"It was insane. They eventually had to shut the show down," he says. "They caught rappers doing coke in the bathroom, they were smoking joints on the floor. There was literally porn stars there."
Dan Maynes-Aminzade, 28, who records as Monzy, had famously been embroiled in a public rivalry with MC Plus Plus, both so-called CS rappers, named for their backgrounds in computer science.
"I don't think either one of us ever took it seriously," he says. "The rivalry was a fun focusing point."
Most artists do get along, and Maynes-Aminzade says rivalries contradict one of the core tenets of nerdcore: acceptance. "The good thing about nerds is when you're at the bottom of the social hierarchy, you're not really in a position to judge," he says jokingly.
Maynes-Aminzade, who holds a master's degree from Massachusetts Institute of Technology and is now earning his PhD at Stanford University, mines lyrical inspiration from studying for exams, writing papers, and taking classes. A YouTube video showing him rapping for a crowd at Stanford last summer has received more than 200,000 hits.
Despite the exposure, Maynes-Aminzade sometimes questions the nerdcore narrative of struggle, noting that "nerds lacking a voice is a very old and a very classic scenario - just look at 'Revenge of the Nerds' or 'Superbad.'
"I don't feel terribly oppressed," he adds. "All the people around me are nerds, but they are going to get good jobs and be successful. . . . But I can see why my nerdcore resonates with some people [because] I'm not going to hold you up to the standards of what's cool."
"People doing nerdcore have a lot of voices, a lot of avenues to express themselves. . . . That's an important distinction between early hip-hop and early nerdcore."
Still, there's criticism that nerdcore is too much parody and not enough substance. Some argue that because most nerdcore rappers are white, the genre could even be construed as racist. "I think there's definitely a strong potential for a major backlash from mainstream hip-hop fans," Lamoureux says. "I can easily see how people can take the wrong point away from the whole thing."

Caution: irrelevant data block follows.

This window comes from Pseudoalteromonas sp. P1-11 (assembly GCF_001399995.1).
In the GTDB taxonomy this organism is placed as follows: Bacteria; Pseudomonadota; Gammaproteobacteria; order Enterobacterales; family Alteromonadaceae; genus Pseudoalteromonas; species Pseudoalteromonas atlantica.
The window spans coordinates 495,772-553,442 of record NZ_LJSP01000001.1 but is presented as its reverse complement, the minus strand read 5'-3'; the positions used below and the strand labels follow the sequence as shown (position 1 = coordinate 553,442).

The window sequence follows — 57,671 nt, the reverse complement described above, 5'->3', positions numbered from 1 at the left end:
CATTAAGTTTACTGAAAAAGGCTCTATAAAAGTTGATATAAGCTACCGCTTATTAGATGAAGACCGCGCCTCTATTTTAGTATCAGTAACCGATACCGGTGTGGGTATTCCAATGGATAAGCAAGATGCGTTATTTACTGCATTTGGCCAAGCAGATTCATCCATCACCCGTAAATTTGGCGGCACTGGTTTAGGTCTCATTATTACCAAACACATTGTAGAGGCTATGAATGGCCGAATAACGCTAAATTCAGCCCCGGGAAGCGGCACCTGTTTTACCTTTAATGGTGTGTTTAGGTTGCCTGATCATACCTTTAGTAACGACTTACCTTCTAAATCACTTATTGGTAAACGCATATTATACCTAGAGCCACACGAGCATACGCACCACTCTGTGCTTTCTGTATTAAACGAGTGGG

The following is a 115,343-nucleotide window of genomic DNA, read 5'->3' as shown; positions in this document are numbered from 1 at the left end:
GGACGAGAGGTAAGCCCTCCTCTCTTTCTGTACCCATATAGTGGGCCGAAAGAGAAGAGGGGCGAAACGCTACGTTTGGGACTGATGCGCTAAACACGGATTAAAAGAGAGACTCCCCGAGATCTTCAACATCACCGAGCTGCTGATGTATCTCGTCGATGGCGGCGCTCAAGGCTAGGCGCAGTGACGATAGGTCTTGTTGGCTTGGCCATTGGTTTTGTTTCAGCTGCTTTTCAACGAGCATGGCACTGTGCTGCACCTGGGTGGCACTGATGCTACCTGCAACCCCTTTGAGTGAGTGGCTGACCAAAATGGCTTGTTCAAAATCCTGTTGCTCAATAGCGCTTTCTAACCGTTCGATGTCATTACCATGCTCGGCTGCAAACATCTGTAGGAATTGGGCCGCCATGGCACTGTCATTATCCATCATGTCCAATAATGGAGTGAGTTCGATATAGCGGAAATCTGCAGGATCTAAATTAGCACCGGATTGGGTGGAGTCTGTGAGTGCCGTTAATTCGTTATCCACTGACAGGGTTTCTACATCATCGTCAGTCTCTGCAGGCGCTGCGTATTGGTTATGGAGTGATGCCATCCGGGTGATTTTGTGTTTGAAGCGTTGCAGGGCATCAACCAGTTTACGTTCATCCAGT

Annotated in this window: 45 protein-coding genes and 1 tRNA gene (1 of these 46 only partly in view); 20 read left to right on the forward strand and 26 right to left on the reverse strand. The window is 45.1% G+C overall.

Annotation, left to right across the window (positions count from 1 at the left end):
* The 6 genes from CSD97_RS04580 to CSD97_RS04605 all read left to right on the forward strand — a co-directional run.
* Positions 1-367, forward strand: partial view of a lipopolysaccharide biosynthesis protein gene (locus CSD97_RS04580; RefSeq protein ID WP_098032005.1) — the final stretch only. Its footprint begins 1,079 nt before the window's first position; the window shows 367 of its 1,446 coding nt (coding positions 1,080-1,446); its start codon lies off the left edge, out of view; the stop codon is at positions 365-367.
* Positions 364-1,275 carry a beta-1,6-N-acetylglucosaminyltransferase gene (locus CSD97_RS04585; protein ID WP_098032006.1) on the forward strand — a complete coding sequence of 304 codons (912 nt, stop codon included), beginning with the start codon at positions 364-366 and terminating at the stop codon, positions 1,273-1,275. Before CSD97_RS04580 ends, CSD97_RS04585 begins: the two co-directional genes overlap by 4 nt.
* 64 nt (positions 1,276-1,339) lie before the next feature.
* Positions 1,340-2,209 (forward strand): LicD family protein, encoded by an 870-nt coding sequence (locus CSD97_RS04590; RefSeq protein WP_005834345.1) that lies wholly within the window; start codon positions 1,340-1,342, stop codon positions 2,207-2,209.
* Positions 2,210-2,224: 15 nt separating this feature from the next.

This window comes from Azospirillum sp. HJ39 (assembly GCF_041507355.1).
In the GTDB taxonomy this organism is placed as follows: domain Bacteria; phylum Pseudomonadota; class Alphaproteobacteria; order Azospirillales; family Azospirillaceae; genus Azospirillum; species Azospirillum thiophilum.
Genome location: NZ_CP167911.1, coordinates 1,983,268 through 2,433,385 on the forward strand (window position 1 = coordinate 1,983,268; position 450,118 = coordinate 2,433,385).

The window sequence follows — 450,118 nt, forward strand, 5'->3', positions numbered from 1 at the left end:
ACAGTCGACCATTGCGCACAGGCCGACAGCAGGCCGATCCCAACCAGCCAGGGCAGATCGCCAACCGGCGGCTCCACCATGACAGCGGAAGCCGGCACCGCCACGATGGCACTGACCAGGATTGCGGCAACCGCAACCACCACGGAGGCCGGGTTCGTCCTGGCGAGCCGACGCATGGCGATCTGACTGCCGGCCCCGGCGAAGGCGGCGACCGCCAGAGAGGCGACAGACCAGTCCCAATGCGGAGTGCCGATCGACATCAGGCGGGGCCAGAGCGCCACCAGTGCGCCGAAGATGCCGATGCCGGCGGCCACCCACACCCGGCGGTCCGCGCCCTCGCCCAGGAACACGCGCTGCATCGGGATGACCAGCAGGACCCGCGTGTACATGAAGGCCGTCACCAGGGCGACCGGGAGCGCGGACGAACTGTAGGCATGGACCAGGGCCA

Since so many of the artists have backgrounds rooted in the suburban middle class, critics say that they are afforded other avenues to express themselves. But Maynes-Aminzade says even though he can't relate to mainstream hip-hop culture, it's a pursuit worth continuing.
"I've always looked at it as an homage," Maynes-Aminzade says. "For me, I've always thought, 'Wow, wish I was as cool as these rappers I've listened to.' At the same time, the struggles that they write about don't really resonate with me or my life. . . . To me, it's about spinning [hip-hop] to something that's meaningful to you."
But some are not happy with nerdcore's growing buzz. Chris Ward, 32, who performs as MC Chris, is attempting to distance himself from a genre some say he helped pioneer. He had a stint on this summer's Warped Tour, and his music is among nerdcore's most accessible, featuring his slightly high-pitched voice and Kanye-like beats.
"It's kind of one of those things that perpetuates itself where the only people in the audience are the people making the music. . . . I'm afraid of being demoted by comparison, [of being] lumped into this group that's kind of dismissible," he said recently before his sold-out show at the Roxy.
Some of Ward's earlier work includes "Geek," a song about a victim of bullying who enacts revenge by bringing a gun to school. "Stop pickin' on me/ Because I'm a geek/ I'm strange to you/ You're strange to me/ Well, one of these days, I'm gonna pack heat" goes the chorus.
Not all nerdcore artists are concerned with such heavy material. Andrew Robert Nielsen, who performs as MC Lars, has a sound that's more pop-punk and less hip-hop. Despite criticism of nerdcore, Nielsen fiercely defends his craft. He runs an independent label that has a distribution deal with
"There's so much unspoken history just by picking up a mike and rhyming over a break beat," he says. "And it's a history that can't be ignored."